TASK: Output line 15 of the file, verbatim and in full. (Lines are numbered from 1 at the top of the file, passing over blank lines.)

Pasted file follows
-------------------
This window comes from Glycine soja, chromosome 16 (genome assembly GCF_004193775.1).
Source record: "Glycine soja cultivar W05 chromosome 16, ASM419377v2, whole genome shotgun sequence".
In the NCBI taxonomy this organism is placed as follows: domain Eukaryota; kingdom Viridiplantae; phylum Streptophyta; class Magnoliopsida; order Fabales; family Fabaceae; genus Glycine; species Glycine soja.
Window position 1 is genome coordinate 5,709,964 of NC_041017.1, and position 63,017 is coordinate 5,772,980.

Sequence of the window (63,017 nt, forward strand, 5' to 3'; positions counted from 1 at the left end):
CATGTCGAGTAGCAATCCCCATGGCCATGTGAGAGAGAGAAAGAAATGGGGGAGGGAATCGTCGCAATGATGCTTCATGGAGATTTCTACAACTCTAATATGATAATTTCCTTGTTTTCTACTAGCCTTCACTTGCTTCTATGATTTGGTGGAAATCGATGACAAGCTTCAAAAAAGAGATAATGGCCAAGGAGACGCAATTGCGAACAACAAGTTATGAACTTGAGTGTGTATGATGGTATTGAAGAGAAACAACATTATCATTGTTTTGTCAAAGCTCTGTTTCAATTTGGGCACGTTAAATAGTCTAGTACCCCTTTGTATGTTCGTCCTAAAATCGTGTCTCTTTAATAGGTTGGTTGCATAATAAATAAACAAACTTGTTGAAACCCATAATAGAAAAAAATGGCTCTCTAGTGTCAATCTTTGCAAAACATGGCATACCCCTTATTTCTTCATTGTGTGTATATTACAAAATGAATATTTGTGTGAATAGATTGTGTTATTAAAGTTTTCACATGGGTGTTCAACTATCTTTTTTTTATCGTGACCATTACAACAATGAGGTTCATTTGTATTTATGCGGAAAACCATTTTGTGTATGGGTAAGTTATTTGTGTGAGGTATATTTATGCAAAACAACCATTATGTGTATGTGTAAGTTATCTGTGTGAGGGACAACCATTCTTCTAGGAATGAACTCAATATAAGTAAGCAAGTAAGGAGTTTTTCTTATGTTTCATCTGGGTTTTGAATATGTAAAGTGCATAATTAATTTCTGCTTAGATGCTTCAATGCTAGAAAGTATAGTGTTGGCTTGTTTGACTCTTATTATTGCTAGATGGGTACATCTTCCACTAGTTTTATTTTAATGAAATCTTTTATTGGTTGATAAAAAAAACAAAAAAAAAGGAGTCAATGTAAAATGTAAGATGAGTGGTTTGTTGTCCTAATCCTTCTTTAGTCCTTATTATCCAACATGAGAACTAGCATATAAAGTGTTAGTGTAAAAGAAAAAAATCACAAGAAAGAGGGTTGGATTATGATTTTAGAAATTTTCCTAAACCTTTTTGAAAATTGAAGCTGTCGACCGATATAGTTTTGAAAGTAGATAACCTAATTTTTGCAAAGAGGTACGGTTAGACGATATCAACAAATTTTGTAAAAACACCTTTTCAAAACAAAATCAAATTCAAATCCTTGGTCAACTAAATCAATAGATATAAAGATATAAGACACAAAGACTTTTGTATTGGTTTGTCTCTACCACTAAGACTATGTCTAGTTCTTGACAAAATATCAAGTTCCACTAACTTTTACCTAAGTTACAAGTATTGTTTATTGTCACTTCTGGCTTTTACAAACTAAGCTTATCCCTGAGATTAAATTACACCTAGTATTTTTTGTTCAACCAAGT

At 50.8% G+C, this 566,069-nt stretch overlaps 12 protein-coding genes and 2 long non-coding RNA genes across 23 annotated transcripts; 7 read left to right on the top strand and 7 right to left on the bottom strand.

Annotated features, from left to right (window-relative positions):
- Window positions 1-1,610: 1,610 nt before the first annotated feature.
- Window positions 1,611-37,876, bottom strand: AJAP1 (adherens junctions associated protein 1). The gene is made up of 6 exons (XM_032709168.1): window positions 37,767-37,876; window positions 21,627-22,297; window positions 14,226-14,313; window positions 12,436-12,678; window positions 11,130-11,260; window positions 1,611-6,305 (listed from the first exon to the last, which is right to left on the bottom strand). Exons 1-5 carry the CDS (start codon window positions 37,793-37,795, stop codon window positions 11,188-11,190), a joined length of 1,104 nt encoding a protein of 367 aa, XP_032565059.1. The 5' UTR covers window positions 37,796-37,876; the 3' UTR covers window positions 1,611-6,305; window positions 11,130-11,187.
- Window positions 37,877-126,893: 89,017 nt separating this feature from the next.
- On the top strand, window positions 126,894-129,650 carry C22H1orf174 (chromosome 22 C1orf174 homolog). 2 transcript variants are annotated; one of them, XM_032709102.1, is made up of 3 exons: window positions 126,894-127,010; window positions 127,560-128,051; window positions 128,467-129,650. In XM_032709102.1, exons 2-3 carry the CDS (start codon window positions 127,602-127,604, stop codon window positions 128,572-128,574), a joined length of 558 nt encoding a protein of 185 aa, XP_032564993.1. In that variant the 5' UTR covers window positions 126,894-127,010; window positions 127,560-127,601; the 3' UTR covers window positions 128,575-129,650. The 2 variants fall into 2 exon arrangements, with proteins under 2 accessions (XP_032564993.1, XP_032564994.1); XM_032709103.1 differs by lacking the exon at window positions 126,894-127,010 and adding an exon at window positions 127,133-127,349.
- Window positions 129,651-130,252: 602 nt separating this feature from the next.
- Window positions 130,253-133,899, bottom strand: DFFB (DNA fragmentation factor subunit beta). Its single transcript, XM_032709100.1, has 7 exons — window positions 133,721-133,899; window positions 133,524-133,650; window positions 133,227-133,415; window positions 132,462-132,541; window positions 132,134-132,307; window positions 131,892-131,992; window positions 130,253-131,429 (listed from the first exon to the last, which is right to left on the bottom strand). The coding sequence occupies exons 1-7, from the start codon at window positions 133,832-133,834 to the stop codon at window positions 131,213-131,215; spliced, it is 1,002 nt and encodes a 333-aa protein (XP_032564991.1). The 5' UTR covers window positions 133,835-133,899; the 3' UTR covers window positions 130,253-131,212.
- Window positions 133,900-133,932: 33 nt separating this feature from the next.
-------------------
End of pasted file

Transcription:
- Window positions 133,900-133,932: 33 nt separating this feature from the next.